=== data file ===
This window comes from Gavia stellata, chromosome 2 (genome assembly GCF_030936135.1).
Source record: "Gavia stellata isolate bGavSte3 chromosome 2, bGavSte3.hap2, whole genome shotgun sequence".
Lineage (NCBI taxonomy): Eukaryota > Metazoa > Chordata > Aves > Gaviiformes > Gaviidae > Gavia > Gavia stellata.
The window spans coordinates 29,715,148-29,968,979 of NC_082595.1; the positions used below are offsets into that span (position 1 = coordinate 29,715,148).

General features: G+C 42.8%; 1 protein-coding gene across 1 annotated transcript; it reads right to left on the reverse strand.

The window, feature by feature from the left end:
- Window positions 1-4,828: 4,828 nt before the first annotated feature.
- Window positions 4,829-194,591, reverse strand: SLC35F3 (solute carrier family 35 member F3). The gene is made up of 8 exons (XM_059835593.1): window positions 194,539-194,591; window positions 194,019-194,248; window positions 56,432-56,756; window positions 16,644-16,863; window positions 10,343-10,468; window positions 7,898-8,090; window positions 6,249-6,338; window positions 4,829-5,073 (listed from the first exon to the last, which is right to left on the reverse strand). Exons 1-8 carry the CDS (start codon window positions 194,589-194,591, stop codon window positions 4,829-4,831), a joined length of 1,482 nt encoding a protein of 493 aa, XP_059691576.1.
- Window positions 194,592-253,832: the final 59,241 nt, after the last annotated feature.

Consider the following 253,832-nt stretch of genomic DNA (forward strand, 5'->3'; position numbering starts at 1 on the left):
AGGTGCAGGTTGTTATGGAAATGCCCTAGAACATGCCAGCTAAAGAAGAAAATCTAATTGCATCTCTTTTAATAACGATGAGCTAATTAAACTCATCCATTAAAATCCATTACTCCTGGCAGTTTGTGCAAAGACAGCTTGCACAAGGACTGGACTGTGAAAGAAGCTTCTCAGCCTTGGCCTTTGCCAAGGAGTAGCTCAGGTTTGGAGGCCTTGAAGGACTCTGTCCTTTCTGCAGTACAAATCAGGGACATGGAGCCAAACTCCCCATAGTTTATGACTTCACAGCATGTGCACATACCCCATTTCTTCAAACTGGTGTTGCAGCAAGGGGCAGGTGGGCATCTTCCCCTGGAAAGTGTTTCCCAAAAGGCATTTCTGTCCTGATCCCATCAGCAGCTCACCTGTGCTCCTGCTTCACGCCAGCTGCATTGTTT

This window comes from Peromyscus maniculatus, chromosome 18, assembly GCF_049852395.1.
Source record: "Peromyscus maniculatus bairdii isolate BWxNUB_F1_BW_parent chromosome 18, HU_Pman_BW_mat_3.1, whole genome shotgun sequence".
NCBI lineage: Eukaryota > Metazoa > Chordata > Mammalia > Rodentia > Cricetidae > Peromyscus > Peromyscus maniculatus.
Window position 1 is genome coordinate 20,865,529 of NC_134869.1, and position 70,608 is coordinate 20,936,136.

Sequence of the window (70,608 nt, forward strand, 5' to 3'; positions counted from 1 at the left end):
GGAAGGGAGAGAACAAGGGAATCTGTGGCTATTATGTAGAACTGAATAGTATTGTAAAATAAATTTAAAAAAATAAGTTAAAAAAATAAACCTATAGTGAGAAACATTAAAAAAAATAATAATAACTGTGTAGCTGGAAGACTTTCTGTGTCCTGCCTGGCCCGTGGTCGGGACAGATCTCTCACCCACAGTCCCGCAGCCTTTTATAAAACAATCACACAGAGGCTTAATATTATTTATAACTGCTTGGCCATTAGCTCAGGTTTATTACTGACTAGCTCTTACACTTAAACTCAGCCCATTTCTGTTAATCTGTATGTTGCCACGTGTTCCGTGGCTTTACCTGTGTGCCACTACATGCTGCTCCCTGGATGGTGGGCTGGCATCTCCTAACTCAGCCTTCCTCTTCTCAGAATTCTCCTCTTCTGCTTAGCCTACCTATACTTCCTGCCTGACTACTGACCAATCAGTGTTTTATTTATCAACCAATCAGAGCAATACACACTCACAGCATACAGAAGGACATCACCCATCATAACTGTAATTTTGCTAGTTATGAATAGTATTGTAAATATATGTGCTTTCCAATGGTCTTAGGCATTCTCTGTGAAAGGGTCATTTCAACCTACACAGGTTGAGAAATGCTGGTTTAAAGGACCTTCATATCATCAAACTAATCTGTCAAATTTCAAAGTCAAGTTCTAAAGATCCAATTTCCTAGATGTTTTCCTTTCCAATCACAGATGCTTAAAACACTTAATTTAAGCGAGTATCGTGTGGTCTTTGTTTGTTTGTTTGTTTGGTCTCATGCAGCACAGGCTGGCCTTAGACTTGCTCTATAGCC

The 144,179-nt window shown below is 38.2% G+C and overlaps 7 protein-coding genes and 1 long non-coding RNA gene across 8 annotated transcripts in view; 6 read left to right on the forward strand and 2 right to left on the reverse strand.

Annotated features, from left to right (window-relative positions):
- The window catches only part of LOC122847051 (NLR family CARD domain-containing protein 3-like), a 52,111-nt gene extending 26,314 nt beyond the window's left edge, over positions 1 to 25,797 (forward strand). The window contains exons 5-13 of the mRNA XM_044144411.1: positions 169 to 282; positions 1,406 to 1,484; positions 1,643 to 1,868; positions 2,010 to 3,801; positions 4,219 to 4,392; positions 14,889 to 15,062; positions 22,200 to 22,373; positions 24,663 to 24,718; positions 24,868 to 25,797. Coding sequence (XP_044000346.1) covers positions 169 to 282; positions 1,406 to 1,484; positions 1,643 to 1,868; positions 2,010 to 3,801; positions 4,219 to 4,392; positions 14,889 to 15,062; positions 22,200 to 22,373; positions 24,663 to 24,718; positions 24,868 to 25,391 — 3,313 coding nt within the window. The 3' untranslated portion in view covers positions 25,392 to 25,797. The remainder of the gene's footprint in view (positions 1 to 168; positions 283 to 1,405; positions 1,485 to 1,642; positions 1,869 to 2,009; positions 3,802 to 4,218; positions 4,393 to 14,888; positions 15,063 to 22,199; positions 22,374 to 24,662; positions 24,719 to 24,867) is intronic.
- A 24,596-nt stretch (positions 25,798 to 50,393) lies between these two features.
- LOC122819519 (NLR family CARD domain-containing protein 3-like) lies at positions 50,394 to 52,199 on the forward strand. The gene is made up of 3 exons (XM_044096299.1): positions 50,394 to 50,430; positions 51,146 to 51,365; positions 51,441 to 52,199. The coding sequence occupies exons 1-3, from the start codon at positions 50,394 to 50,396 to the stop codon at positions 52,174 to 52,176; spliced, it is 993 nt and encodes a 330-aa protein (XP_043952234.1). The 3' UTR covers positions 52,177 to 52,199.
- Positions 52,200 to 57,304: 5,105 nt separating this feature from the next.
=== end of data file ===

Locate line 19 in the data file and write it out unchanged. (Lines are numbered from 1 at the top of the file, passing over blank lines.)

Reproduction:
Annotated features, from left to right (window-relative positions):